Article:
When I was 16 years old, I had been a daily smoker for five years. My daily consumption was roughly a pack a day, and while I didnít hide the fact that I was a smoker, I didnít flaunt it, either. That meant that I had the good sense to not try smoking on school grounds unless I was absolutely sure I wouldnít get caught. The worst person to have catch you was a PE and health teacher Iíll call Coach W. She was in her 40ís and a rabid anti-smoker. Getting caught by Coach W meant a week of after-school detention, running 30 minutes of goat trails every day for two weeks, and a two hour, highly informative and rather gruesome lecture about how injurious smoking is to your health.
One day a friend and I were leaving campus by way of the rear gate instead of the main entrance. No one was around and about 100 feet short of the gate we decided to light up. We had stayed late for some project, hadnít had a cigarette for over eight hours, and didnít think there was any risk. We were wrong. Coach W appeared out of nowhere and busted us. The next day we reported to the girlsí locker room and were treated to the lecture. It was not over-the-top anti-smoking propaganda, but it was detailed and in-depth. I think I learned as much about emphysema then as I did in medical school. Then we ran goat trails. Hearts hammering away against our ribs, lungs heaving, we ran up and down the bleachers with images of our corrupted lungs dancing in our heads. It had no effect on our desire and determination to smoke, but it did make us think. As soon as we were one step off campus, we lit cigarettes, inhaled as deeply as possible, and mentally gave the b**ch the finger.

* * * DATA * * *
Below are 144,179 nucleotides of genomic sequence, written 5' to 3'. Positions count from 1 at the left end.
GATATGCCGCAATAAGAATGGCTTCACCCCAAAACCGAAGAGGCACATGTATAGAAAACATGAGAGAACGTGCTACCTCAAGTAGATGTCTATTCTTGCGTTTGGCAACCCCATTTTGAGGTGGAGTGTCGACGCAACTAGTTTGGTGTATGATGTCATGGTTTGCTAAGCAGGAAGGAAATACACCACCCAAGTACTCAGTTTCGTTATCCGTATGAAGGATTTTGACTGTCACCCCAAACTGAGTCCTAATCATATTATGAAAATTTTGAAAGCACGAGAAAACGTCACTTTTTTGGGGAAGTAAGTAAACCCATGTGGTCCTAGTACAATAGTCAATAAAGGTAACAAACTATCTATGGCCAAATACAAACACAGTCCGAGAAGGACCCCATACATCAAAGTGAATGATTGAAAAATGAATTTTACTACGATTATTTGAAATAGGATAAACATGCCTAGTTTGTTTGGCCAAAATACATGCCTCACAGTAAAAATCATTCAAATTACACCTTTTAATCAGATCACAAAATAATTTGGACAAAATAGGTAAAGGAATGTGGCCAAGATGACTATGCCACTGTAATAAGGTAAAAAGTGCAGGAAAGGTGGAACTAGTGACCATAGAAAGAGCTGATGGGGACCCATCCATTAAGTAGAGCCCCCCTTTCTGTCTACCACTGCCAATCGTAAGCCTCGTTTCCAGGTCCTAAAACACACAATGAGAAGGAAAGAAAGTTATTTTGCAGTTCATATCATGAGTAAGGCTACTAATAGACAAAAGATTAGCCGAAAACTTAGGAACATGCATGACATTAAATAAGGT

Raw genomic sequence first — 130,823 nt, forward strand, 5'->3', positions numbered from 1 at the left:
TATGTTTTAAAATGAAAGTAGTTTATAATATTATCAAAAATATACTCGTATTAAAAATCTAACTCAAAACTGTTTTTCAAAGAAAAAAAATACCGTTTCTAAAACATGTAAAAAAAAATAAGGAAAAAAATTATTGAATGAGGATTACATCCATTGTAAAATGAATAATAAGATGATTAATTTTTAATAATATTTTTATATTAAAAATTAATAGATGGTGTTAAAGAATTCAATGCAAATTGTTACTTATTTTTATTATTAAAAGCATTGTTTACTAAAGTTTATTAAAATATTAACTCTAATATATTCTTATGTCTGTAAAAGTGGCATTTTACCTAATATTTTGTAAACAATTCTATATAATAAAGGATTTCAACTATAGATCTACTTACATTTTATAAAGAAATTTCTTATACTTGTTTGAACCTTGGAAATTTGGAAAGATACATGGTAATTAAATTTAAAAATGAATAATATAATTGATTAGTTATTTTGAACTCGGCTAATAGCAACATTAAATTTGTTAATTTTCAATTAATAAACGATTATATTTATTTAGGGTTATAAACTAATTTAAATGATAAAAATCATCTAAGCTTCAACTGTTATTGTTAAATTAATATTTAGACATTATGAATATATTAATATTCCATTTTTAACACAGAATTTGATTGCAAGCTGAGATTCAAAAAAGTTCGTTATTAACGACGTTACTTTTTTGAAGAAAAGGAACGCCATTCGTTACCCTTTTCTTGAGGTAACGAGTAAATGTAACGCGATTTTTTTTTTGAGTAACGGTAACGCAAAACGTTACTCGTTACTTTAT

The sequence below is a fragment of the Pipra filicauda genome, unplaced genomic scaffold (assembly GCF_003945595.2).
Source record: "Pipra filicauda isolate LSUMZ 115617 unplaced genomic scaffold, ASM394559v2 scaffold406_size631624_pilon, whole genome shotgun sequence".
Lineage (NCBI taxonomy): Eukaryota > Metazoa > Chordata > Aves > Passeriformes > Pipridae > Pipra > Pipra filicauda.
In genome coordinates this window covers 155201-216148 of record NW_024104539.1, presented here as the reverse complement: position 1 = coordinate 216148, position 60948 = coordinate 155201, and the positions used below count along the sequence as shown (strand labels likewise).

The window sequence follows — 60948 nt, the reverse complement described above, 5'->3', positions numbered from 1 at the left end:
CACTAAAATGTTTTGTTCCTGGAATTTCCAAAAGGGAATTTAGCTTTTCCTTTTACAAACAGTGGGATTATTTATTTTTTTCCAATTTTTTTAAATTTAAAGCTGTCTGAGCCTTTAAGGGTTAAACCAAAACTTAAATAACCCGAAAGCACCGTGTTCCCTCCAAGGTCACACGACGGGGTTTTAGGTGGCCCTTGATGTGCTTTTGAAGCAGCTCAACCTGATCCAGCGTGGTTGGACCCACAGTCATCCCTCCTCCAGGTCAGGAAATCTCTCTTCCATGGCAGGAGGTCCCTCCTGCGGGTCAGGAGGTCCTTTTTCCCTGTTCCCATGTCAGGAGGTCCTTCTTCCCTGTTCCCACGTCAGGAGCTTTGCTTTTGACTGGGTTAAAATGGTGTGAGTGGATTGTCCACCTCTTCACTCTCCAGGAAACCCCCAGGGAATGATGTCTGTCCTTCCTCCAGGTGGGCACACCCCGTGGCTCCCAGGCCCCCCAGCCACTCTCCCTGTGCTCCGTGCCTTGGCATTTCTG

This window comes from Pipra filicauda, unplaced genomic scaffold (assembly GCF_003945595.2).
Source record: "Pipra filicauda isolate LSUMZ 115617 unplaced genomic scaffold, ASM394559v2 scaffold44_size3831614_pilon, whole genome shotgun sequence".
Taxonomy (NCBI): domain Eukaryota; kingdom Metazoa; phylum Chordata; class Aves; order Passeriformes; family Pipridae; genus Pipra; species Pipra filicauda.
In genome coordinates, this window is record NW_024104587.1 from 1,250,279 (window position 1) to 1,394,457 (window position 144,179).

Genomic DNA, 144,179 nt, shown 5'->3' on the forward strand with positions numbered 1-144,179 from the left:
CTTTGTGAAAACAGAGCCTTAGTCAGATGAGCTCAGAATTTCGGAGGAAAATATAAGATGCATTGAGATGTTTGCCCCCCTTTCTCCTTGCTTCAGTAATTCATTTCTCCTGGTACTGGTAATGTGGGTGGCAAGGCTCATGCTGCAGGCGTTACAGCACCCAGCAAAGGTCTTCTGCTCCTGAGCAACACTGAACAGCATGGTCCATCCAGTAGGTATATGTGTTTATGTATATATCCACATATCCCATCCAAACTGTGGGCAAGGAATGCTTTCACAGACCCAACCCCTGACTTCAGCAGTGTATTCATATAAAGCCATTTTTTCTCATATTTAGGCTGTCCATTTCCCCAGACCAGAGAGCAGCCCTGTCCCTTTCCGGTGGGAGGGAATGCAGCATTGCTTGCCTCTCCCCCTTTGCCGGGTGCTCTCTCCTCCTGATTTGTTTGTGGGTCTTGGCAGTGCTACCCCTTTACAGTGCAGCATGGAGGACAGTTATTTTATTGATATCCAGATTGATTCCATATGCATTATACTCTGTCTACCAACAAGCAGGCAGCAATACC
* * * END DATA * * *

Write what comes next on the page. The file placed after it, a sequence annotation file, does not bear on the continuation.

I recently learned that Coach W died last week at age 63 Ė from lung cancer.